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Pol/Econ Diplomacy
Pol/Econ: Last occupation of Lithuania
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Wednesday, 11 July 2007 Written by Henry Midgley
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That at least is what the Lithuanian government are calling it as their dispute with Italy gets fiercer and fiercer. Ever since the fall of the Soviet Union- relations between Vilnius and Rome have been difficult- not because of any outstanding issue of real significance to the lives of Italians or Lithuanians but because of a symbolic dispute over a building. The dispute is interesting though for what it says about the relationship of the ex-Soviet republics to the past and particularly to their interwar independence and about the difficulties that awareness can create.

Lithuania had been independent in the Middle Ages and many Lithuanian nationalists return to that time- however it was also independent between the wars, and though its independence was brief and eventful (the capital Vilnius lay outside the borders of the country inside Poland) the country suffered even more when it was successively occupied both by Germany and then by Russia- the period from 1940 to 44 saw the country lose 780,000 people both to Russian and German tyranny and a bloody insurgency followed the war with a further 100,000 Lithuanians dying. Understandably therefore Lithuania post 1991 has tended to be stubbornly insistant on its rights as an independent nation.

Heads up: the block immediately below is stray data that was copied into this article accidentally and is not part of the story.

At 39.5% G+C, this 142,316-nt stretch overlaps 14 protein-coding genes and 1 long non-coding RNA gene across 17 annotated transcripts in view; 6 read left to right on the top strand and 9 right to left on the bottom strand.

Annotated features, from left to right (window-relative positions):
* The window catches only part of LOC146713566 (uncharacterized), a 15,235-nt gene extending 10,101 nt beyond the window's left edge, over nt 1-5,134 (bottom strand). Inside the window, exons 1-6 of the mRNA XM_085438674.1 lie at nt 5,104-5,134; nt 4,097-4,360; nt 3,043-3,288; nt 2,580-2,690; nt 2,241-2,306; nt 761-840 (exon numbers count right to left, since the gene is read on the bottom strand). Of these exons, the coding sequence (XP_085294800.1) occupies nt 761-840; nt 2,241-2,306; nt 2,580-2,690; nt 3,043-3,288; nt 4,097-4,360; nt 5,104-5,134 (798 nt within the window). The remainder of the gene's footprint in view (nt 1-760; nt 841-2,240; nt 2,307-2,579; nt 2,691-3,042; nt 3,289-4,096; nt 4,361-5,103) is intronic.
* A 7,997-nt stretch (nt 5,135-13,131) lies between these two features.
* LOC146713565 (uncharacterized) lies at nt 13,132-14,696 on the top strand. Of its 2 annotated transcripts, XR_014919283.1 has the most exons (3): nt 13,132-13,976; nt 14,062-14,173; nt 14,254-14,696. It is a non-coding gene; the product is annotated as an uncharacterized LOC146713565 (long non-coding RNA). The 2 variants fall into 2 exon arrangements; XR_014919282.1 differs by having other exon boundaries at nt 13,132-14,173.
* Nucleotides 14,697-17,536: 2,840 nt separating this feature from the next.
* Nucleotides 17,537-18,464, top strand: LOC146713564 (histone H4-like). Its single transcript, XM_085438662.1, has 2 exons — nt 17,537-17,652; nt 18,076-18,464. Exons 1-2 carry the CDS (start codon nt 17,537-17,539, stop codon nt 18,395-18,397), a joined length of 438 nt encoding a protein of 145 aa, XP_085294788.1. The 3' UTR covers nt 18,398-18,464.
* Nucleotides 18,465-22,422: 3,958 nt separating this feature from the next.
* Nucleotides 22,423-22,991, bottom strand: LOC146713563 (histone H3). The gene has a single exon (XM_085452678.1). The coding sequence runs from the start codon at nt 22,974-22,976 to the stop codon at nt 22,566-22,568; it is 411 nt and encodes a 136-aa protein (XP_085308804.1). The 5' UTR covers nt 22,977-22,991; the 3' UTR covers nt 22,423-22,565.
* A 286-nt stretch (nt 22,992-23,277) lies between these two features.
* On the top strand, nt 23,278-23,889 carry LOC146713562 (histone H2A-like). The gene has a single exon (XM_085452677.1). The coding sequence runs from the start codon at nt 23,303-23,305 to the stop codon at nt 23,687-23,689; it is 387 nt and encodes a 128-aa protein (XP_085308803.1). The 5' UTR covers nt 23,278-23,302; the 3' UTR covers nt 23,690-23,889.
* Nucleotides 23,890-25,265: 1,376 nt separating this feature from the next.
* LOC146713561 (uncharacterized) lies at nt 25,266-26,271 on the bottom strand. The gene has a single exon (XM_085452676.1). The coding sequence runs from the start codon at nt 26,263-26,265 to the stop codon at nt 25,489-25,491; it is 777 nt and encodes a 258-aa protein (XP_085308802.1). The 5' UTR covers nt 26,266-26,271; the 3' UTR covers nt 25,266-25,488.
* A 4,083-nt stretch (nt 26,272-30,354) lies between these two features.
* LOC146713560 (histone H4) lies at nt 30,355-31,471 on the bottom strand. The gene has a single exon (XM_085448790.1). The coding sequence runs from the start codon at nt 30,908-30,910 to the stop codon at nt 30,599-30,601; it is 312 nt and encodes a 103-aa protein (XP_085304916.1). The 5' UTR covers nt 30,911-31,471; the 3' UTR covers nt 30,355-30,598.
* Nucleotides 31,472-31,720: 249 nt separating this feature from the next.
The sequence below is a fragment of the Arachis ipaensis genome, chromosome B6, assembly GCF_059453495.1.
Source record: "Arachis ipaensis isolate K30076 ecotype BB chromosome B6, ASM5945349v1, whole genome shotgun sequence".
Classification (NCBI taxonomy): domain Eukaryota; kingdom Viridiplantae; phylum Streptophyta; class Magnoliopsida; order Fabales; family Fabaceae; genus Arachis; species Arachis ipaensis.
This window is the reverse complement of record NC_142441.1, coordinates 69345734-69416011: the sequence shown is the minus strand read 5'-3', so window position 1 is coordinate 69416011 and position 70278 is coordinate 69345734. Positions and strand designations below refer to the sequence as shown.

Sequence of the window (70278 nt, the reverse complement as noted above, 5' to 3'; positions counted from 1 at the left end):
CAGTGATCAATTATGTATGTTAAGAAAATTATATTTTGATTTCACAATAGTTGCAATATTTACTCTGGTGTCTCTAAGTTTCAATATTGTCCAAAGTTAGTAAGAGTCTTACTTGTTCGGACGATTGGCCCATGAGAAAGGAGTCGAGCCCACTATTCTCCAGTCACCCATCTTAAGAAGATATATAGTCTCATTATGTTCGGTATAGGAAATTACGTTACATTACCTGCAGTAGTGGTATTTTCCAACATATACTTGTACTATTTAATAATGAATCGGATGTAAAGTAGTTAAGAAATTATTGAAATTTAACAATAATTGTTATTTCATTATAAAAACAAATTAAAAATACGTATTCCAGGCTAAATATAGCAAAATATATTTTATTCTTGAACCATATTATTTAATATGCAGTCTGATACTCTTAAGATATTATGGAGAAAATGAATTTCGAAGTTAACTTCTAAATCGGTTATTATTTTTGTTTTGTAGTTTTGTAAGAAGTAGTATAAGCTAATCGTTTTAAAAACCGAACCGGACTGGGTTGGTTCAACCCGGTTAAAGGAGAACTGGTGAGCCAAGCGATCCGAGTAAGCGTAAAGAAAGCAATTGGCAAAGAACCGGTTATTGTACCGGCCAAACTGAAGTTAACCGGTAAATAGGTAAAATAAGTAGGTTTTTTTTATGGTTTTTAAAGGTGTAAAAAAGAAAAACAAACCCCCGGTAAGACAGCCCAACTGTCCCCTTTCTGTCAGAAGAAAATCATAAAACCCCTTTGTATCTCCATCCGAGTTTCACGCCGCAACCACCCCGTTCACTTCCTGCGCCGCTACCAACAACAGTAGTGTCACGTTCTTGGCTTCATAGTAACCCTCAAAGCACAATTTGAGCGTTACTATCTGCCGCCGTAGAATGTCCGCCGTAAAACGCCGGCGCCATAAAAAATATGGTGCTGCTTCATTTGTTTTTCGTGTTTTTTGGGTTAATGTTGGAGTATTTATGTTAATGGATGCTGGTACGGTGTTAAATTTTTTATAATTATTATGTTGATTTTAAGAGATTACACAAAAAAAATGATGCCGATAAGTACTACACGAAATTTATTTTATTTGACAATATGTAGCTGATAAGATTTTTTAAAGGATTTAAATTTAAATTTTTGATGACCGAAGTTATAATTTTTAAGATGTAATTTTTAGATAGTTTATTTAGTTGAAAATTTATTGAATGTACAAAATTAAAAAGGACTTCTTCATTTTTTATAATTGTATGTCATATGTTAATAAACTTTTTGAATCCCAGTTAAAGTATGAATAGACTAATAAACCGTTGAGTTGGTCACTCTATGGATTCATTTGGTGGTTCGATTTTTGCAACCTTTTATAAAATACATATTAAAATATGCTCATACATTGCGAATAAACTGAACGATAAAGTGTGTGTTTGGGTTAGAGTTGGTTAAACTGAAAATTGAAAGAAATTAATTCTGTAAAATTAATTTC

During the twenties and thirties the Lithuanian government maintained an embassy in Rome, at the Villa Lituania, an embassy that after the second world war was taken over by Soviet diplomats and is still used for accomodation in the Russian embassy at present. Modern Lithuanian politicians and diplomats want the embassy returned- calling it the last piece of occupied Lithuania. Italy of course is under no obligation to return it- but the strength of feeling illustrates a sense that the Lithuanians have that they want returned their birthright- the territory and embassies lost by them in the 1930s and 1940s.

The likelihood is that a compromise will be reached- Italy has offered Villas to the Lithuanians in Rome for a nominal rent. This situation has occurred in other countries- the French recently paid the Lithuanians compensation for the loss of their interwar embassy in Paris and its likely that similarly an Italian token ammount will appease Lithuanian national pride- at least with the admission that the Villa Lituania is rightly theres and they have received recompense for not having it. The whole incident is interesting though as it reflects the continual need for these nations- who most people in the West assume are independent to assert their independence.

And lest anyone forget why- just ask yourself about President Putin's internet assault on Estonia and you'll work it out.